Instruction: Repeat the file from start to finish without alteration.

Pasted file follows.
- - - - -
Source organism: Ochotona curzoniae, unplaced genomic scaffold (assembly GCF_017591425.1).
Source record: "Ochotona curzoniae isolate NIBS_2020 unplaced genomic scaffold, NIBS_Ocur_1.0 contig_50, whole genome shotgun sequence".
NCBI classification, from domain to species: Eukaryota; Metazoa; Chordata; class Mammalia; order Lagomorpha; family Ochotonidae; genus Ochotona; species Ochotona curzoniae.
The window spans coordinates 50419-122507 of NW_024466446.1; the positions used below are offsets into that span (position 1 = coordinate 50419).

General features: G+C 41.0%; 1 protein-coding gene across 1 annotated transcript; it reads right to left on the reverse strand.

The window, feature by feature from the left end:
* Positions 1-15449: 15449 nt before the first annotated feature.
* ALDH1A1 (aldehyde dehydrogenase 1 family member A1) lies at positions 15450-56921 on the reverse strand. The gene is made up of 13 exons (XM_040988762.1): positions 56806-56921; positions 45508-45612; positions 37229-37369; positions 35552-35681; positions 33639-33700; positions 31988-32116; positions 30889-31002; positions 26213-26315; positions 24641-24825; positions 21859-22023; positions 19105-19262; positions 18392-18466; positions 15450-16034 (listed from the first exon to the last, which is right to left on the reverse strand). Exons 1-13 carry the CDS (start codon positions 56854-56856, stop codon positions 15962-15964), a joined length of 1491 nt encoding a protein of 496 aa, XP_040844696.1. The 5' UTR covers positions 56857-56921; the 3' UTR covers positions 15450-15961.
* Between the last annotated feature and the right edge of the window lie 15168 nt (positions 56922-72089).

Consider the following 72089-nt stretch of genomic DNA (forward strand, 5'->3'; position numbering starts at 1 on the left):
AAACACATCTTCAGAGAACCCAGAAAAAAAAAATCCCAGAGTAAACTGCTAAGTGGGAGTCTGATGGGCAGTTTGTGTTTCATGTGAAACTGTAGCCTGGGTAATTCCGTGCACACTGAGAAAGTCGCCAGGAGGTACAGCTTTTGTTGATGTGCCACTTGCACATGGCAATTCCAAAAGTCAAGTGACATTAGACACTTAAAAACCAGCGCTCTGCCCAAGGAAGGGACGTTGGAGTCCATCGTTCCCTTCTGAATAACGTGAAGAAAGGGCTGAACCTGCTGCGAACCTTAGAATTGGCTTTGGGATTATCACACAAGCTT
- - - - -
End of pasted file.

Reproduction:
Source organism: Ochotona curzoniae, unplaced genomic scaffold (assembly GCF_017591425.1).
Source record: "Ochotona curzoniae isolate NIBS_2020 unplaced genomic scaffold, NIBS_Ocur_1.0 contig_50, whole genome shotgun sequence".
NCBI classification, from domain to species: Eukaryota; Metazoa; Chordata; class Mammalia; order Lagomorpha; family Ochotonidae; genus Ochotona; species Ochotona curzoniae.
The window spans coordinates 50419-122507 of NW_024466446.1; the positions used below are offsets into that span (position 1 = coordinate 50419).

General features: G+C 41.0%; 1 protein-coding gene across 1 annotated transcript; it reads right to left on the reverse strand.

The window, feature by feature from the left end:
* Positions 1-15449: 15449 nt before the first annotated feature.
* ALDH1A1 (aldehyde dehydrogenase 1 family member A1) lies at positions 15450-56921 on the reverse strand. The gene is made up of 13 exons (XM_040988762.1): positions 56806-56921; positions 45508-45612; positions 37229-37369; positions 35552-35681; positions 33639-33700; positions 31988-32116; positions 30889-31002; positions 26213-26315; positions 24641-24825; positions 21859-22023; positions 19105-19262; positions 18392-18466; positions 15450-16034 (listed from the first exon to the last, which is right to left on the reverse strand). Exons 1-13 carry the CDS (start codon positions 56854-56856, stop codon positions 15962-15964), a joined length of 1491 nt encoding a protein of 496 aa, XP_040844696.1. The 5' UTR covers positions 56857-56921; the 3' UTR covers positions 15450-15961.
* Between the last annotated feature and the right edge of the window lie 15168 nt (positions 56922-72089).

Consider the following 72089-nt stretch of genomic DNA (forward strand, 5'->3'; position numbering starts at 1 on the left):
AAACACATCTTCAGAGAACCCAGAAAAAAAAAATCCCAGAGTAAACTGCTAAGTGGGAGTCTGATGGGCAGTTTGTGTTTCATGTGAAACTGTAGCCTGGGTAATTCCGTGCACACTGAGAAAGTCGCCAGGAGGTACAGCTTTTGTTGATGTGCCACTTGCACATGGCAATTCCAAAAGTCAAGTGACATTAGACACTTAAAAACCAGCGCTCTGCCCAAGGAAGGGACGTTGGAGTCCATCGTTCCCTTCTGAATAACGTGAAGAAAGGGCTGAACCTGCTGCGAACCTTAGAATTGGCTTTGGGATTATCACACAAGCTT